Conrad Drzewiecki’s choreographic creations – wrote Irena Turska in the foreword of a book about Drzewiecki which was published by PTT – may be associated chiefly with three phenomena that hadn’t previously occurred in Polish ballet: the creation of new forms of contemporary dance theatre, the use of new motional means based on the contemporary dance technique, and with the merging of these means with national elements. He used Martha Graham’s system as a basis, but he didn’t limit himself to accurately introducing this system to the Polish reality. Instead, he skilfully transformed said system and adapted it to the psycho-physical qualities of Polish dancers. (…) Together with Drzewiecki’s last ballets, a new factor entered his artistic creativity: links between contemporary choreography and contemporary Polish music and the first attempts to merge new motional means with elements of Polish folklore. These aren’t, however, literal quotations, but synthetic apprehensions of the most typical plastic and motional qualities taken from originals.
But Drzewiecki wasn’t just a great and innovative choreographer. Critics emphasize that his choreographic concept was exceptionally consistent with very clear dramaticism and with other elements of theatre semantics. Also, the organic and integral link with music suggests that the artist strived to create ballet forms which would fit into the aesthetics of contemporary dance theatre.
Even his first ballets – Turska writes on – surprised with the originality of the stage concepts, the brevity of the content, the interpretation of the content which corresponds with the way of thinking of modern man, the semantic motivation of motion, the intensity of the atmosphere, the visual effectiveness and the great play of lights.
Drzewiecki himself emphasized the highly intellectual character of his scenic works. In one of the few interviews he gave he said:
I’m not running a ballet theatre in the strict sense, but a dance theatre. In ballet, especially classical ballet, the audience marvels at human feats rather than at human thoughts, whereas the whole modern dance movement is based on thought. And that is what I’m most fond of. I try to quote neither technically nor intellectually. Movement is the language of dance, through movement we tell truths and even falsehoods. These falsehoods are, however, so fascinating that people believe in them. Dance is born from the spirit of music and motion, this creates a thought that directs a strong current into the audience. Even if the viewer isn't prepared for this strong current of thoughts, meanings, ideas and intentions, he or she will still be left with the spectacle itself. That is why directing and staging are so important to me. Devising new movement isn’t a challenge. This movement should mean something – that’s what matters.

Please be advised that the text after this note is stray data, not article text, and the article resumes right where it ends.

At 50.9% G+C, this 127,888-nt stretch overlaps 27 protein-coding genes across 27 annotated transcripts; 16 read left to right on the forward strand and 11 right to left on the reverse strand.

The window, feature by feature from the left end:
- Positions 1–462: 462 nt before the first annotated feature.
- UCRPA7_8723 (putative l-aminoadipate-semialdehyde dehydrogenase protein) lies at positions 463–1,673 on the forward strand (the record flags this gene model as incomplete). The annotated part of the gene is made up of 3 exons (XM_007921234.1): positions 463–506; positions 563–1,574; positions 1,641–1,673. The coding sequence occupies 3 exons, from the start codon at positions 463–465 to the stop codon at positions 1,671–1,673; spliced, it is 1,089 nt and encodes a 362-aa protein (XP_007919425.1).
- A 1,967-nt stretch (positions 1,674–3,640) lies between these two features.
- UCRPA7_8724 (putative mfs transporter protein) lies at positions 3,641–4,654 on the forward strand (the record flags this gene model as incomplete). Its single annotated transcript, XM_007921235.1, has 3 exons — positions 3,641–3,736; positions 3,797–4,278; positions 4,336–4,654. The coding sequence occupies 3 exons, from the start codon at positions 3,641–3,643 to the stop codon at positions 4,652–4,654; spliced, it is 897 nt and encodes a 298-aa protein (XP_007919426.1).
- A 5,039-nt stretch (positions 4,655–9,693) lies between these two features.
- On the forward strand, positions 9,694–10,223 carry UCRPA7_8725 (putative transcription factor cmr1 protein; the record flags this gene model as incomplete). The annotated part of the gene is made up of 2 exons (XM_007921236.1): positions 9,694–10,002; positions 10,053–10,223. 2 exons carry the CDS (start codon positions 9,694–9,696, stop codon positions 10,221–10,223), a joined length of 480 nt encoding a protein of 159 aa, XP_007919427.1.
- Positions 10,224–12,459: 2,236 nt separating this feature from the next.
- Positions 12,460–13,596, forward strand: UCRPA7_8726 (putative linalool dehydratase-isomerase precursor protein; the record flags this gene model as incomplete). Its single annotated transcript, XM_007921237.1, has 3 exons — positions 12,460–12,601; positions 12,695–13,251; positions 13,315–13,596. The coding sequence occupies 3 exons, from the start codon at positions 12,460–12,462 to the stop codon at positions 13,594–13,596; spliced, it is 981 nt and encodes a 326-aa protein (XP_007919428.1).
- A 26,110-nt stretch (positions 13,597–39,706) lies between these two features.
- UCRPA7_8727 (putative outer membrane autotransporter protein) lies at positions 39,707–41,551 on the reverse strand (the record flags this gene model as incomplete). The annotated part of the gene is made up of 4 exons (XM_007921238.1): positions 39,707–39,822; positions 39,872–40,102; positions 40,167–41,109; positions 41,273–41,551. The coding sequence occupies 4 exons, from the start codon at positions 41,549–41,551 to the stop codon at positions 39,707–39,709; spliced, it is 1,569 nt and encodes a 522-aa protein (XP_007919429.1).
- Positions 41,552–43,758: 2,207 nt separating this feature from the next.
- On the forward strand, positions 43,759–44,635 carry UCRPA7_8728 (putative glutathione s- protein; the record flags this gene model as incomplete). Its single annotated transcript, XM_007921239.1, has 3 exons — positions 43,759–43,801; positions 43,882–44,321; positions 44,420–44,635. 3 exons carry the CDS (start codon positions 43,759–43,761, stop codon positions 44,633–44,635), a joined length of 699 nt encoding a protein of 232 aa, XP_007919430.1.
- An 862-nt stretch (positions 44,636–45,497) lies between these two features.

Drzewiecki’s scenic compositions underwent constant evolution as his personality, interests and fascinations developed and changed. He always worked on already existing productions - he created new versions, adjusting the details to suit the changing soloist and the actual context. He composed them into series which had an inner logic, he juxtaposed atmospheres and aesthetics, and he could also adapt to repertoires consisting of works of other creators he invited to his theatre.
He was always sensitive to the changes occurring in art. He was capable of finding inspiration in modern literature and avant-garde music created before his eyes - often in collaboration with him. The great visual artist Krzysztof Pankiewicz created the artistic settings for Drzewiecki’s performances, and Krzysztof Penderecki, Wojciech Kilar and the greatest Polish jazzmen wrote music for Drzewiecki. He also collaborated with theatrical directors and dramatists, such as Adam Hanuszkiewicz and Helmut Kajzar.